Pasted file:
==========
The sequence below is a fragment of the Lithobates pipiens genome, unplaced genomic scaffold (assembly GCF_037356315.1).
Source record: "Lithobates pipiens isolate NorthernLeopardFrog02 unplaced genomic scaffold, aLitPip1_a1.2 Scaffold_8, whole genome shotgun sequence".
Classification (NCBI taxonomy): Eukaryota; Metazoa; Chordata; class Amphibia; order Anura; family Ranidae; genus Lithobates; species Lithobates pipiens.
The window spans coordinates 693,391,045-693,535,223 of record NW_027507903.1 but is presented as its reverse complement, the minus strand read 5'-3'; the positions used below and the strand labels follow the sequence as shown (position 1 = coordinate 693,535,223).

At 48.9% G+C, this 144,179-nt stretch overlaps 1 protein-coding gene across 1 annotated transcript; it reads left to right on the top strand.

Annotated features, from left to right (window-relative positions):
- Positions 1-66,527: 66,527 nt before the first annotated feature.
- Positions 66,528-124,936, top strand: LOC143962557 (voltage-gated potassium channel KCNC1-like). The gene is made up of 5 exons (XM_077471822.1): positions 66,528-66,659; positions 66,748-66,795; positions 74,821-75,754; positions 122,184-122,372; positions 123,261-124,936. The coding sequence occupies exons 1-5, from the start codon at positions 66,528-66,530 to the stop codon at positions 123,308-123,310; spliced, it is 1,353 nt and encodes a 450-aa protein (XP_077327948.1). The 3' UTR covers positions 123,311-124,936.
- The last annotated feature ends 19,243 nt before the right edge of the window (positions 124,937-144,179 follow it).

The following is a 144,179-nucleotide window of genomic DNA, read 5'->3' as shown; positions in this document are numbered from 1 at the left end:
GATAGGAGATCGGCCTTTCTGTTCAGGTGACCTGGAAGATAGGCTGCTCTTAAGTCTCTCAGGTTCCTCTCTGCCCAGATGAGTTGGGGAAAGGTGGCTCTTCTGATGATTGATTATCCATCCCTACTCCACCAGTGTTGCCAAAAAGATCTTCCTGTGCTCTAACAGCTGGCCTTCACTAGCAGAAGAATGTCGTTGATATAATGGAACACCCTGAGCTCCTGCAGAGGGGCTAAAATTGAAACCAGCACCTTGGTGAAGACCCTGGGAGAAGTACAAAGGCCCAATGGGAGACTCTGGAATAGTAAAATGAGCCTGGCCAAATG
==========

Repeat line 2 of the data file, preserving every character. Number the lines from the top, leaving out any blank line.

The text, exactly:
Source record: "Lithobates pipiens isolate NorthernLeopardFrog02 unplaced genomic scaffold, aLitPip1_a1.2 Scaffold_8, whole genome shotgun sequence".